just for an example, my house has 2 tanks. one serves ONLY the kitchen sink/dishwasher and the washing machine. it gets a couple doses of bleach per week, yet the only problem we have had with this tank was 30+ years of grease build up. the previous owner died inthe middle of our purchase and his son flat out lied about a few things because he was mad he had to sell the house or give back several thousand of our expenses. he told us the tank was maybe 5 years old and concrete, it was original to the house and steel. seems that someone just loved to pour their grease down the drain, the lines fromteh house and the tank itself were hard packed full of grease. even though the tank is 1000 gallons, it had only about 100 gallons worth of room for liquid due to the grease. the pumper had to use a shovel to break it up, and it was not easy at all. anyway, he told me that as long as we did not pour a gallon of bleach a week down the tank it would continue to work as desired with nothing added to it. the only waste other than water that goes down this one is the occassional bowl of soup or rotten veggies that go downteh disposal. and those are only if my empties them, i take it out to the compost heap.

  • hrhkee

    I plan to put two front loading HE washers in my laundry room to cut the time we spend doing laundry. What advice can you provide regarding my septic system. Will this damage it. The house is 2yrs old and we lived in it for 1 of those two years.

    We use RIDX once a year.

  • davidandkasie

    front loaders use less water than a top loader, if i remember correctly less than half the water. so your system should already be sized for the volume of water they produce. your drains in teh laundry may not be though.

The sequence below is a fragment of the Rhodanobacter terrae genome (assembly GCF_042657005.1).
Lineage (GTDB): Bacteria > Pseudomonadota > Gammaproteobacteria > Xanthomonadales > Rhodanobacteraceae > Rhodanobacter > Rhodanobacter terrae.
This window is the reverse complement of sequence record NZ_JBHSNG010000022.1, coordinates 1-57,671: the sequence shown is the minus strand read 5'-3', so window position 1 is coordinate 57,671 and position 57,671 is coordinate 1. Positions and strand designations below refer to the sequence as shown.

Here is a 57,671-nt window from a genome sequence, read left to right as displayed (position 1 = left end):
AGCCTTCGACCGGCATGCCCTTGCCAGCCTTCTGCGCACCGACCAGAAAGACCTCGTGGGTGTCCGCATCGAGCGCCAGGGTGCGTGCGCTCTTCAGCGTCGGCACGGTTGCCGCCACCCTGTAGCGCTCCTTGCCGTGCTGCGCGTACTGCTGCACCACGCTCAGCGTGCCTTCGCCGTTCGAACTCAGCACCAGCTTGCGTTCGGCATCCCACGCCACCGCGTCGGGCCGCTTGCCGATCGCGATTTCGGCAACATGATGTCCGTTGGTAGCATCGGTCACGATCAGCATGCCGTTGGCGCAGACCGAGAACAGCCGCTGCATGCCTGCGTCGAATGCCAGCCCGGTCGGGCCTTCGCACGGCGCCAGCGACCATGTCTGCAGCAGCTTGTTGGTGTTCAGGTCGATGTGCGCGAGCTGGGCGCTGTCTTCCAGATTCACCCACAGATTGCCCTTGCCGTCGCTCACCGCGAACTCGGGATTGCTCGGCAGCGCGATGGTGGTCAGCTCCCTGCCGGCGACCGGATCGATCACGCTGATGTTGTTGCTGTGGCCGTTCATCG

• cindymac

    As to what toilet paper can be used with a septic tank: Take a handful of toilet paper (the amount you would usually use), put it in a quart jar and fill the jar halfway with water. Shake it up. If the paper breaks up reasonably easily, it's safe for your septic system. As to laundry: less water is better so don't use more water than you need for the size of your load. Use liquid laundry detergent instead of granular; some of the granular detergents, esp. the cheaper brands, may use fillers that can contribute to clogging your septic system. Try to spread our your laundry loads over the week instead of doing multiple loads in one day; that will help the septic system to handle the large amounts of water that the washing machine generates.

    The biggest issue, though, is grease. NEVER put grease down your drains.

  • wastetech

    Take a look at the website below as it has a wealth of information on septic tanks, soakaways, do's and don'ts, etc.

    Here is a link that might be useful: Septic tanks and sewage treatment plant system information

  • kompressor

    First off..... this was a LONG DEAD THREAD so there was no valid reason for you to play hero and drag it out of the archives, was there?

    Secondly.....the link is to a site in the United Kingdom, AKA Britain. What is legal in one country is not necessarily legal in another. Factually speaking, rules and regulations regarding septic systems can change from Province to Province, State to State and even from one municipality to another municipality within the same Province or State.